Welcome to your March 2015 Insider Update -- the newsletter for readers of Inside Higher Ed. Once a month we send a quick rundown on what's happening at Inside Higher Ed: events, accomplishments and a bit of fun.
IN CASE YOU MISSED IT
Inside Higher Ed unveiled a complete site redesign on October 20. The new site will speed up delivery of information, give us more flexibility in how we present features and illustrations, and simplify the process of posting and finding jobs.
We received lots of comments and questions (lots) and have made a number of refinements. Here's a quick rundown on the most frequently noted concerns:
Quick Takes -- You don't have to click each one individually. There is a "view all" link at the bottom of the list of each day's Quick Takes.
Comments -- You don't have to give us your real name to comment -- the system does require an email address, however that email address is not made public, only the name you provide. And the older comments are now back with the stories that inspired them!
RSS feeds -- If your RSS feed of a favorite blog or feature was disrupted, sign up again using the links on the site. All RSS feeds should now be working.
Searching for jobs -- You can include multiple job categories, job types or locations in your search by holding down your control key. You can exclude a term from your keyword search by putting a minus sign in front of it (so "history -medieval" will return postings that contain the word history but exclude any that also contain the word medieval).
Comments, questions, suggestions or problems with the editorial side of the Inside Higher Ed site can be directed to firstname.lastname@example.org. For thoughts on the jobs service, contact email@example.com. We like to think of Inside Higher Ed as a community and that means we want to hear from you.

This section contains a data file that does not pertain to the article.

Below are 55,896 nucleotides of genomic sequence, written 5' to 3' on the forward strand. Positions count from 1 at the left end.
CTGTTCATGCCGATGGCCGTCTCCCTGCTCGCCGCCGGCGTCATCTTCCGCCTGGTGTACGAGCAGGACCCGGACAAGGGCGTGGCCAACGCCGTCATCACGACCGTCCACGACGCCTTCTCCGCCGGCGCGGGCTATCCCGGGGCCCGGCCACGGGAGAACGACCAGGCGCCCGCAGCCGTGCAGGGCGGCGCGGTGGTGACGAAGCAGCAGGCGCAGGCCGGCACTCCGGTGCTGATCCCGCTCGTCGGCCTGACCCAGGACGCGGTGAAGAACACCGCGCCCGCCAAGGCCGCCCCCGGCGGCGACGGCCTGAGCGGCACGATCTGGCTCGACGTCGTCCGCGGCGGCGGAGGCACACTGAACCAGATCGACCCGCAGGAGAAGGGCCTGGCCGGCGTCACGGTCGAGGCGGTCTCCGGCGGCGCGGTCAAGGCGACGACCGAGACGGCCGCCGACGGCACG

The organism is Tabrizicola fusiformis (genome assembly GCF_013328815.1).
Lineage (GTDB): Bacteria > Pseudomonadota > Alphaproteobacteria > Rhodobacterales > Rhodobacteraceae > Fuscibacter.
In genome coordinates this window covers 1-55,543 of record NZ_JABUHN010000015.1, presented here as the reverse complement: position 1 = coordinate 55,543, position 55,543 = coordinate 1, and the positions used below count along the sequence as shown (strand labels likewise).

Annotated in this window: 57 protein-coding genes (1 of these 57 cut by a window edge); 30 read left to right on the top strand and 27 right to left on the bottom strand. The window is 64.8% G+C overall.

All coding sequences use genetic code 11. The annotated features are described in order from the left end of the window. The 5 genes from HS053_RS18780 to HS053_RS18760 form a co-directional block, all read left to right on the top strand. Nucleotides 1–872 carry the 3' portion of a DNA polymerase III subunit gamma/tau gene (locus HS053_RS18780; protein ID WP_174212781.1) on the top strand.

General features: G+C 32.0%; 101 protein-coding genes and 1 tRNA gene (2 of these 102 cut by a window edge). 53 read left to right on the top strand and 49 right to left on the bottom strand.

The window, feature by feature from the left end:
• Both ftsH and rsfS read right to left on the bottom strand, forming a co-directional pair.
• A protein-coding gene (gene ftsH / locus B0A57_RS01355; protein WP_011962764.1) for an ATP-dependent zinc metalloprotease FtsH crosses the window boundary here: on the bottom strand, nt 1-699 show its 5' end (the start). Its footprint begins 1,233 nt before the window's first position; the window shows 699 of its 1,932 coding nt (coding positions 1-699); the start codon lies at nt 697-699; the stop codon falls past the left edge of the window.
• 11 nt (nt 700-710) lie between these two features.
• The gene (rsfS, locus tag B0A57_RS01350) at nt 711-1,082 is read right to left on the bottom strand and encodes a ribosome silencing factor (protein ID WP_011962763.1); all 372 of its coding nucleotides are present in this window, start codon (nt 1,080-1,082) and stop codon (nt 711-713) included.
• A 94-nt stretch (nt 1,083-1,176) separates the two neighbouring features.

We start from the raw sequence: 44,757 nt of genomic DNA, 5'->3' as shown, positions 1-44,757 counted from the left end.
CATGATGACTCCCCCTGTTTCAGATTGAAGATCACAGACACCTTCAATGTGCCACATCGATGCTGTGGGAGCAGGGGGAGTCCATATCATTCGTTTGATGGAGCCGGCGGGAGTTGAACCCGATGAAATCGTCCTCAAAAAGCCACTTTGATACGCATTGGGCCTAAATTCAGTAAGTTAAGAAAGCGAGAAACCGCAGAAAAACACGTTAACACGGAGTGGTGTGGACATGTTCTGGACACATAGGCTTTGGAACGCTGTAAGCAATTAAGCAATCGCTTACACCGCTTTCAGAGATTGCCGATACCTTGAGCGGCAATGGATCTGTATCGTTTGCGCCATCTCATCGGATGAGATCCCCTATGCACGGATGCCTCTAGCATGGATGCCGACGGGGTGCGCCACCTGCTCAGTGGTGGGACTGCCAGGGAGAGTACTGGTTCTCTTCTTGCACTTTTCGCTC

And while the new look and features of our site are very exciting, Inside Higher Ed is still all about content. Last month's most viewed story was Kevin Kiley's article about Smith College's "Futures Initiative," a report that looks at possible changes not only to the financial model of the institution, but also the types of students the college attracts, ways it can move beyond the residential campus model, and how it goes about delivering instruction. Steve Kolowich's story on Patron-Driven Acquisition, a model of e-book licensing that aims to relieve library purchasing agents from spending thousands on books nobody will end up reading, was our most shared last month. And the comments flew about Kaustuv Basu's article about a failed tenure bid that raises questions about how negative evaluations play into the career trajectory of affected professors and whether students today will accept teaching approaches such as the Socratic method.
INSIDE HIGHER ED NEWS
Inside Higher Ed's Kathlene Collins (left) with Chris Hennessey of the League for Innovation at the association's STEMTech conference in Indianapolis last month.
NEW ON THE SITE
Inside Higher Ed is delighted to introduce three terrific new blogs.